21 Are you completely lacking in knowledge? Does common sense not make clear to you the folly of your course? Isaiah here appeals to the basic intuitions of men, to say nothing of divine command or revelation. Even without the benefit of revelation men have sense enough, if they use it, to realise that idols made by the hands of men are not suitable objects of worship.3
22 The picture here is of the God reigning supreme in the highest heavens; from whence he looketh down upon the circular earth (Prov. 8:27), where even the greatest of men are utterly insignificant in comparison with Him.3,4
23 God removes kings and brings nations to their end. The rulers of earth occupy their thrones only so long as He permits.3
24 The supposedly great men of earth are hardly better than the grass that withers or the flower that fades. They vanish away when the Lord, as it were, blows upon them.3
25 The characteristic attribute of God is not so much His great wisdom or power, as His perfect holiness. This is the secret of His wisdom and power. Righteousness is the foundation of His throne. In sharp contrast, the deities of the heathen - Baal, Molech, Ishtar, etc - are vile creatures, the vices and passions of men deified.3
26 If men will but lift their vision heavenward, it is their privilege to behold undeniable evidence of all the Creator and Sustainer of all things. He sits, as it were, above all the starry host of heaven, governing the universe He has created. As we contemplate the number of the stars, their orderly arrangement, their glory and beauty, we cannot but be impressed with our own insignificance and the transcendent power of God. All the heavenly bodies pursue their assigned paths; each has its name and place, and each has its role in the great procession of space.3
27 Many in Judah felt that God had forgotten them and that He was not treating them justly. But there were many things they themselves failed to understand. Seated on His throne in the heavens, God sees all, knows all, and takes everything into consideration. He weighs carefully every factor, the past as well as the present, the future as well as the past. There is nothing that He fails to consider, no detail that escapes His notice. Whatever He does is wise, right, just, and good. Who is man to feel that he is being neglected or treated unjustly by God?3
28 No man can fathom the depths of God's providence and wisdom. He who telleth the number of the stars and whose understanding is infinite, is good and kind enough to supply all the needs of men.3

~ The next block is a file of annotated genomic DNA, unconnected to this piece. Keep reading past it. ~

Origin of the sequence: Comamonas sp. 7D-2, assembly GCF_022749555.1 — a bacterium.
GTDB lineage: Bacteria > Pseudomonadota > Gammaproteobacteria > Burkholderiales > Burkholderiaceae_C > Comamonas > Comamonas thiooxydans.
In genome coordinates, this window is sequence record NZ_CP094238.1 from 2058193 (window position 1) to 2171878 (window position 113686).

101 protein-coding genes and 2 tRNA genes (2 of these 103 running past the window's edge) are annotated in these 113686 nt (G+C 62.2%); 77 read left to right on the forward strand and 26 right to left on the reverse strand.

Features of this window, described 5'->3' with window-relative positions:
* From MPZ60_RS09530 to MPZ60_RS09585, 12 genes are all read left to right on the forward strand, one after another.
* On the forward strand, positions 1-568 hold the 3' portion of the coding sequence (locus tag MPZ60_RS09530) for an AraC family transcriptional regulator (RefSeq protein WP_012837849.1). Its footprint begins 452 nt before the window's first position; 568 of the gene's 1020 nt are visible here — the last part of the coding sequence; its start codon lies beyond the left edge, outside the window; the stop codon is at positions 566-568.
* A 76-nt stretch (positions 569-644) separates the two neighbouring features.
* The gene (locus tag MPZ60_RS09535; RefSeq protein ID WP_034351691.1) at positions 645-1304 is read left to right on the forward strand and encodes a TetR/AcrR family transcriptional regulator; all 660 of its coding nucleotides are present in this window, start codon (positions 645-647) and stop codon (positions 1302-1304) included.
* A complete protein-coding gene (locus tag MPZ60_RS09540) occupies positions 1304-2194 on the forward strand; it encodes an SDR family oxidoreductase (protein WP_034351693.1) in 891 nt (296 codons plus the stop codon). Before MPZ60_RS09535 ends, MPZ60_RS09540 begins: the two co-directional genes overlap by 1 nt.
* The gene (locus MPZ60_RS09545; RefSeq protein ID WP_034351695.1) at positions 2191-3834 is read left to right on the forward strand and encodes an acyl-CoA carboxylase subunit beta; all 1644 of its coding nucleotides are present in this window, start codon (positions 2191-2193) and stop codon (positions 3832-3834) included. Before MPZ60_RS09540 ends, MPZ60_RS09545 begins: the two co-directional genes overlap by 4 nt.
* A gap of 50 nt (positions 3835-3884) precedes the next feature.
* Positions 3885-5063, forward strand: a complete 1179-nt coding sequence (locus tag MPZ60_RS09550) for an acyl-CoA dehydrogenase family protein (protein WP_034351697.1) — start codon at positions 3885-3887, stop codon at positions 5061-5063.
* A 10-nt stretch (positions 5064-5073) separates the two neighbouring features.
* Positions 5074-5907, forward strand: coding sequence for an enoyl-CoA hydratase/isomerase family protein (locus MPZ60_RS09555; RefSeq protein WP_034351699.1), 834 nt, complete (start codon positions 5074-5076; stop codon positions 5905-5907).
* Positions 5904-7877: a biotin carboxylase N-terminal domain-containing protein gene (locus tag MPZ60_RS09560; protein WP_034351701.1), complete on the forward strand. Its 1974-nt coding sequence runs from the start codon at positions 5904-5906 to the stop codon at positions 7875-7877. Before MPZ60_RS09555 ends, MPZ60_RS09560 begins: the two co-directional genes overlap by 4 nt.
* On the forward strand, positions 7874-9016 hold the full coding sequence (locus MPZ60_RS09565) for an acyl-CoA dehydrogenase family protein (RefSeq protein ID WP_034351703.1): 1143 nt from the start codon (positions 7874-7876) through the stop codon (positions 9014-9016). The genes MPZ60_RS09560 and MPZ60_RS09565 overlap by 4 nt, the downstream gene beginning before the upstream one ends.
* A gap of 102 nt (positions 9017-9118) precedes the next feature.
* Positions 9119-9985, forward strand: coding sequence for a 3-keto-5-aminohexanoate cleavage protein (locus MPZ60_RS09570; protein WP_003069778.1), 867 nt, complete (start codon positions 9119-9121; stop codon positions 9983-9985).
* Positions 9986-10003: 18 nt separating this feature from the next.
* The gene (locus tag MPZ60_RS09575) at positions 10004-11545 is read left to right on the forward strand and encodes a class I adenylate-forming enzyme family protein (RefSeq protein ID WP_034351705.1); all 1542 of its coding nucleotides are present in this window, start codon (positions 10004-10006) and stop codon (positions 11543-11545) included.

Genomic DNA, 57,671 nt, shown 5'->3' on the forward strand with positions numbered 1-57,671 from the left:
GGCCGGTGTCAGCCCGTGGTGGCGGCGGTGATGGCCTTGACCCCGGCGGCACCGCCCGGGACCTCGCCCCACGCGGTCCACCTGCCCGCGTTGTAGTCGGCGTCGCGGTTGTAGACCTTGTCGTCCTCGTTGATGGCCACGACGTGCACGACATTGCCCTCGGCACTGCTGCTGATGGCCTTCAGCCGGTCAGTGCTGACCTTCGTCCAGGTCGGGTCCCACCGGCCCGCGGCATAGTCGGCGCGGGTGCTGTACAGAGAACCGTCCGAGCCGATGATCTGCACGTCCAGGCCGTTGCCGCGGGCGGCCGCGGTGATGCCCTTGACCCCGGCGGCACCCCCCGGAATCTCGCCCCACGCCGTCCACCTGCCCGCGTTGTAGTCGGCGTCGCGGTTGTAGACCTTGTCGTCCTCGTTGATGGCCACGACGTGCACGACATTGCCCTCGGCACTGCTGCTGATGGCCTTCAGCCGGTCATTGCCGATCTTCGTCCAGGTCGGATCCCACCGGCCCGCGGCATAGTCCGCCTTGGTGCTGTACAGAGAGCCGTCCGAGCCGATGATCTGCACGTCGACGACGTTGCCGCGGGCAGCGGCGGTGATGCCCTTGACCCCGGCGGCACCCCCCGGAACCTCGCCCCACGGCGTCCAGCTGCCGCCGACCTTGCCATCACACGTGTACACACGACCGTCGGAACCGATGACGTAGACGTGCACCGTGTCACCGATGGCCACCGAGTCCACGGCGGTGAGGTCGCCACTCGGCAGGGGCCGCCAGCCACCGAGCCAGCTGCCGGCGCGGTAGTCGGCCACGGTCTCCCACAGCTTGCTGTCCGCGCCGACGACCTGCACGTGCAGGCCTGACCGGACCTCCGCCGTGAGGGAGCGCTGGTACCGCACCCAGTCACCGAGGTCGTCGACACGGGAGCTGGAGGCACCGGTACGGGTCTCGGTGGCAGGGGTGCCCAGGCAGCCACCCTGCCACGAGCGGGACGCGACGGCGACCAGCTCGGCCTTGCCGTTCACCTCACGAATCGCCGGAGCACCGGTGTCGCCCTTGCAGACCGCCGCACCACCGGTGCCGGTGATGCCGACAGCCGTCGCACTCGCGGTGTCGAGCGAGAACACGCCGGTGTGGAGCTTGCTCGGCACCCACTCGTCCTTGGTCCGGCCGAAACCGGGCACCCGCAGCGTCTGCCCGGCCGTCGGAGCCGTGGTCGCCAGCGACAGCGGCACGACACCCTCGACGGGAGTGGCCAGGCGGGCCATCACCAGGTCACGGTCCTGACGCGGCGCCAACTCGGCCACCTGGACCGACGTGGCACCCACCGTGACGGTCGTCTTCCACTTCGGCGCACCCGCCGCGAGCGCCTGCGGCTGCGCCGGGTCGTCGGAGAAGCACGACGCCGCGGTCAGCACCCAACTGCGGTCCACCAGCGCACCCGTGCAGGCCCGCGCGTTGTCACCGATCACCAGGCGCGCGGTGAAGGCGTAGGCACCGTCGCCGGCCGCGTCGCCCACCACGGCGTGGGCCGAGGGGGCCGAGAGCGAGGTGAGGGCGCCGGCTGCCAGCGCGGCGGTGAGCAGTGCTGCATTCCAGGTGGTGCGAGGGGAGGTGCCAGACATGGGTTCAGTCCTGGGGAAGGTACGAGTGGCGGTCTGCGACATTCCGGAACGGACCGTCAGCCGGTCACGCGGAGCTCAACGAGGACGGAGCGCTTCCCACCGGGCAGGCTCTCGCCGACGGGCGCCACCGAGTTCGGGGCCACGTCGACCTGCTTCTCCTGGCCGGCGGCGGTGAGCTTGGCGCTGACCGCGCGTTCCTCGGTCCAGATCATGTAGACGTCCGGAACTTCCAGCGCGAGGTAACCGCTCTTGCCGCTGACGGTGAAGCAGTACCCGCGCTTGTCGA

29 The God who faints not imparts strength to fainting hearts. Whatever man's needs may be, God is able to supply them all. Those who in meekness and lowliness of spirit realise their own frailties and shortcomings are the most certain of having their needs supplied. God's ear is always attuned to the cry of those who feel themselves insufficient for the tasks at hand and who desire the help of Heaven. It is in the weakness of humanity that God's strength is made perfect.3
30 Young men at the height of their vigour become weary and exhausted; even youths in the prime of life reach a point beyond which their strength fails. Many a struggle is lost because of weakness of body or spirit, even on the part of the most virile.3
31 Those that wait upon the Lord look to Him in sincerity and humility for wisdom and strength, and then patiently await His guidance. Strength is expended in service for the Master but there are always new supplies of grace and vitality available from Him who knows no weariness. One of the most magnificent sights of the wild is an eagle soaring in the sky, higher and higher, with seemingly little effort. Similarly, the child of God who draws his strength from above is enabled to go ever onward and upward, always reaching new heights of achievement.3

 

References and notes
1.  King James Authorized Version
2.  Robert Jamieson, A. R. Fausset and David Brown Commentary Critical and Explanatory on the Whole Bible (1871).  Commentary by A. R. FAUSSETT - http://bible.crosswalk.com/Commentaries
3.  Seventh-day Adventist Bible Commentary Vol. 4 pgs 244-248
4
.  John Wesley's Explanatory Notes on the Whole Bible - http://bible.crosswalk.com/Commentaries
5.  Scientific Facts In The Bible By Living Water Publications - www.inplainsite.org/html/scientific_facts_in_the_bible.html
6.  An Introduction to Isaiah - www.bible.org/docs/ot/books/isa/isa-intr.htm
7.  Christian Resource Centre (Bermuda) - Horn, Siegfried -
www.nisbett.com/summary/sum-o-20.htm -

 

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Isaiah 40
Bible Commentary
Isaiah and Science
Isaiah the Man

 

 

Author of Isaiah

The prophet Isaiah was the author of the book called by his name.
 

 

Music for Isaiah 40

An audio clip for Isaiah 40 is currently unavailable. This song was composed between 1997 and 2001 and may be recorded in a future album. Click on image to listen to other songs from the Isaiah Song collection.
 

 

Testimonials and Comments

 
 

 

Isaiah & Science: Columbus

Isaiah 40:22 (written 2700 years ago): "It is he that sits upon the circle of the earth." The Bible informs us here that the earth is round. At a time when science believed that the earth was flat, it was the Scriptures that inspired Christopher Columbus to sail around the world. He wrote: "It was the Lord who put it into my mind. I could feel His hand upon me . . . there is no question the inspiration was from the Holy Spirit because He comforted me with rays of marvelous illumination from the Holy Scriptures . . ." (From his diary, in reference to his discovery of "the New World").5